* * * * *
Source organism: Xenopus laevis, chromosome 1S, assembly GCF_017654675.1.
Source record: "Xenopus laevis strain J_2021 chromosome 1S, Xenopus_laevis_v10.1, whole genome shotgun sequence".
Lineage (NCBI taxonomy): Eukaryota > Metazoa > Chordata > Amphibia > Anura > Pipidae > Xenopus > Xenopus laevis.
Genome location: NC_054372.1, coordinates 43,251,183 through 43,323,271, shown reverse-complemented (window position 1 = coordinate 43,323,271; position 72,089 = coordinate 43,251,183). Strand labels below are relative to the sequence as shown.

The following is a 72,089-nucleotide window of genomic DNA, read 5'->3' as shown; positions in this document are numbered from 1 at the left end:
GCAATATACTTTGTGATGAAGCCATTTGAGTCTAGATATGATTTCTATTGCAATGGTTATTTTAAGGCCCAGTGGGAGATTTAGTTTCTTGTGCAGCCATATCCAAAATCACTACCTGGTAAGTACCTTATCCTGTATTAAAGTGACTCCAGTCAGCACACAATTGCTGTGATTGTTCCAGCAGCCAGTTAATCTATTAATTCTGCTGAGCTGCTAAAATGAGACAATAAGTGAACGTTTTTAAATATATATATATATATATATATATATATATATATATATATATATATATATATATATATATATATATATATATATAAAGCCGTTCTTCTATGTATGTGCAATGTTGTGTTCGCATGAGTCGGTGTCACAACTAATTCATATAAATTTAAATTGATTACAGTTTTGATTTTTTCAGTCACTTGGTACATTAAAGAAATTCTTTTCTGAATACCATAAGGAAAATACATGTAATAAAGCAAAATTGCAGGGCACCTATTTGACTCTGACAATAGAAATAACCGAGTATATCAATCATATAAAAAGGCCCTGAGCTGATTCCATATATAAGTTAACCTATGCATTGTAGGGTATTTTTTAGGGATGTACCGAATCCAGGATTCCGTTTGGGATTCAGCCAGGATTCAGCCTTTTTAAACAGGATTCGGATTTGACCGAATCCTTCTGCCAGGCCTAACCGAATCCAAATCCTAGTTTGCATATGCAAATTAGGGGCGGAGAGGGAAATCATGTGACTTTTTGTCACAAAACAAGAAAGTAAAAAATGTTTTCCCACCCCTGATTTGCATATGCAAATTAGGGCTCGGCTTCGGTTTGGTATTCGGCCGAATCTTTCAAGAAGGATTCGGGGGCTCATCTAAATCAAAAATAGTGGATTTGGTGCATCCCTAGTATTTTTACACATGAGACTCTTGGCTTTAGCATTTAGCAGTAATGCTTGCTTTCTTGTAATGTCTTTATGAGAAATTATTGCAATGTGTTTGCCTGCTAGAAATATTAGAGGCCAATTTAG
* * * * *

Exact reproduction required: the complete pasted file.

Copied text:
Source organism: Xenopus laevis, chromosome 1S, assembly GCF_017654675.1.
Source record: "Xenopus laevis strain J_2021 chromosome 1S, Xenopus_laevis_v10.1, whole genome shotgun sequence".
Lineage (NCBI taxonomy): Eukaryota > Metazoa > Chordata > Amphibia > Anura > Pipidae > Xenopus > Xenopus laevis.
Genome location: NC_054372.1, coordinates 43,251,183 through 43,323,271, shown reverse-complemented (window position 1 = coordinate 43,323,271; position 72,089 = coordinate 43,251,183). Strand labels below are relative to the sequence as shown.

The following is a 72,089-nucleotide window of genomic DNA, read 5'->3' as shown; positions in this document are numbered from 1 at the left end:
GCAATATACTTTGTGATGAAGCCATTTGAGTCTAGATATGATTTCTATTGCAATGGTTATTTTAAGGCCCAGTGGGAGATTTAGTTTCTTGTGCAGCCATATCCAAAATCACTACCTGGTAAGTACCTTATCCTGTATTAAAGTGACTCCAGTCAGCACACAATTGCTGTGATTGTTCCAGCAGCCAGTTAATCTATTAATTCTGCTGAGCTGCTAAAATGAGACAATAAGTGAACGTTTTTAAATATATATATATATATATATATATATATATATATATATATATATATATATATATATATATATATATATATATATAAAGCCGTTCTTCTATGTATGTGCAATGTTGTGTTCGCATGAGTCGGTGTCACAACTAATTCATATAAATTTAAATTGATTACAGTTTTGATTTTTTCAGTCACTTGGTACATTAAAGAAATTCTTTTCTGAATACCATAAGGAAAATACATGTAATAAAGCAAAATTGCAGGGCACCTATTTGACTCTGACAATAGAAATAACCGAGTATATCAATCATATAAAAAGGCCCTGAGCTGATTCCATATATAAGTTAACCTATGCATTGTAGGGTATTTTTTAGGGATGTACCGAATCCAGGATTCCGTTTGGGATTCAGCCAGGATTCAGCCTTTTTAAACAGGATTCGGATTTGACCGAATCCTTCTGCCAGGCCTAACCGAATCCAAATCCTAGTTTGCATATGCAAATTAGGGGCGGAGAGGGAAATCATGTGACTTTTTGTCACAAAACAAGAAAGTAAAAAATGTTTTCCCACCCCTGATTTGCATATGCAAATTAGGGCTCGGCTTCGGTTTGGTATTCGGCCGAATCTTTCAAGAAGGATTCGGGGGCTCATCTAAATCAAAAATAGTGGATTTGGTGCATCCCTAGTATTTTTACACATGAGACTCTTGGCTTTAGCATTTAGCAGTAATGCTTGCTTTCTTGTAATGTCTTTATGAGAAATTATTGCAATGTGTTTGCCTGCTAGAAATATTAGAGGCCAATTTAG